Effects of respect for international humanitarian law on displacement

Question

Is there evidence that the degree of respect for international humanitarian law (IHL) during an armed conflict affects levels of displacement? Focus on armed conflicts in the past 10 years (2006-2016). Cases can relate to internal or international displacement, and to any type and number of armed belligerents. The connections considered can involve direct or indirect factors or effects, such as the role of disrupted livelihoods. If possible, also signpost evidence on whether the degree of respect for IHL impacts how long civilians are affected by a crisis.

Summary

Much of the literature agrees that violence against civilians is the primary driver of displacement. However, while a few causalities can be considered established, authors frequently note that findings are either correlations (rather than causalities), or that the causalities need clarification. High-quality literature on population movements has long demonstrated that, even under violent conditions, displacement (like return) is differentiated by individuals, households, and contexts.

Available knowledge is based on a range of quantitative, qualitative, and mixed-method research. The knowledge base offers good, though uneven, coverage with relative geographic diversity and a breadth of thematic coverage, including types of armed conflicts and warfare, a range of direct and intermediate variables involved in the relationship between warfare and displacement, and various types of displacement within countries and across borders. Knowledge gaps include research on trapped populations who cannot flee and a lack of consideration for structures of inequality at all levels that may shape decisions to flee.

The rapid literature search identified a limited though rigorous evidence base, by using proxies for ‘respect for IHL’ such as violence against civilians by armed groups. The main findings from multi-country studies are as follows:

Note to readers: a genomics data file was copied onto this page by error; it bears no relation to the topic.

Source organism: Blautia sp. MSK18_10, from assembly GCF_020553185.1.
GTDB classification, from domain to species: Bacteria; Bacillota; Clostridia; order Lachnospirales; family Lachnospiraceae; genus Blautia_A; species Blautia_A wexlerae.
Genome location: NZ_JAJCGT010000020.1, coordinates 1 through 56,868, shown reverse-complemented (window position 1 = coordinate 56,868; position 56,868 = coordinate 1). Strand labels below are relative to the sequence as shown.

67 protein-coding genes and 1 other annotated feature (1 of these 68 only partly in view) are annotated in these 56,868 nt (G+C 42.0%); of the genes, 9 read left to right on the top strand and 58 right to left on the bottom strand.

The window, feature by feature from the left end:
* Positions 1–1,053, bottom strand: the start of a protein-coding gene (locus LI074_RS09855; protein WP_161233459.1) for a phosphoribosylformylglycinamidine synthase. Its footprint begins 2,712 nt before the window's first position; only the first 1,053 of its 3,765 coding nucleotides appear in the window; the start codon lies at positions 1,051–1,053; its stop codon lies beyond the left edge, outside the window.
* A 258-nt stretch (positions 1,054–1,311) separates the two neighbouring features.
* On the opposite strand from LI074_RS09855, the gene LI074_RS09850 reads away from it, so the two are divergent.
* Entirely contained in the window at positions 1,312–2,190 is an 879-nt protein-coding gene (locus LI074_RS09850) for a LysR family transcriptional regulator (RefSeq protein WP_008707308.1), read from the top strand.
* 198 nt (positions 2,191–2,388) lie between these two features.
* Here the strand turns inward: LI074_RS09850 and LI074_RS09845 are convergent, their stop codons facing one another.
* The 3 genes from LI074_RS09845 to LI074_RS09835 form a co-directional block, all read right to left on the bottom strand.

• Considered at macro level, warfare is typically followed by displacement. However, the causality from warfare to displacement is not automatic, linear nor mono-causal.
  • Mobility is just one among many strategies that civilian groups, households and individuals adopt to survive and cope with war and its consequences. In most wars, a large proportion of the population, if not the majority, do not move away. Civilians may stay through choice; others are trapped against their will into a lack of mobility. In both cases, civilians who remain elaborate self-protection strategies other than displacement to cope.
  • Violence, economy, and politics shape the level of displacement, its type , its geography, the groups affected, and its timeframe. Violence against civilians is the main driver of displacement, but conflict dynamics determine how civilians make decisions about their mobility based on violence and economic conditions, as well as their willingness to trade income for improved security. Socio-economic factors also shape mobility. Some of these interact with armed actors’ degree of respect for IHl, but others focus on the characteristics of civilian households: armed groups target groups of civilians with particular characteristics and some households can protect themselves better than others.
  • There is no strong empirical evidence to date that armed conflicts increase trafficking in person, though they do exacerbate the root causes of conflict.

Enquirer:

Suggested citation

Combaz, E. (2016). Effects of respect for international humanitarian law on displacement (GSDRC Helpdesk Research Report 1393). Birmingham, UK: GSDRC, University of Birmingham.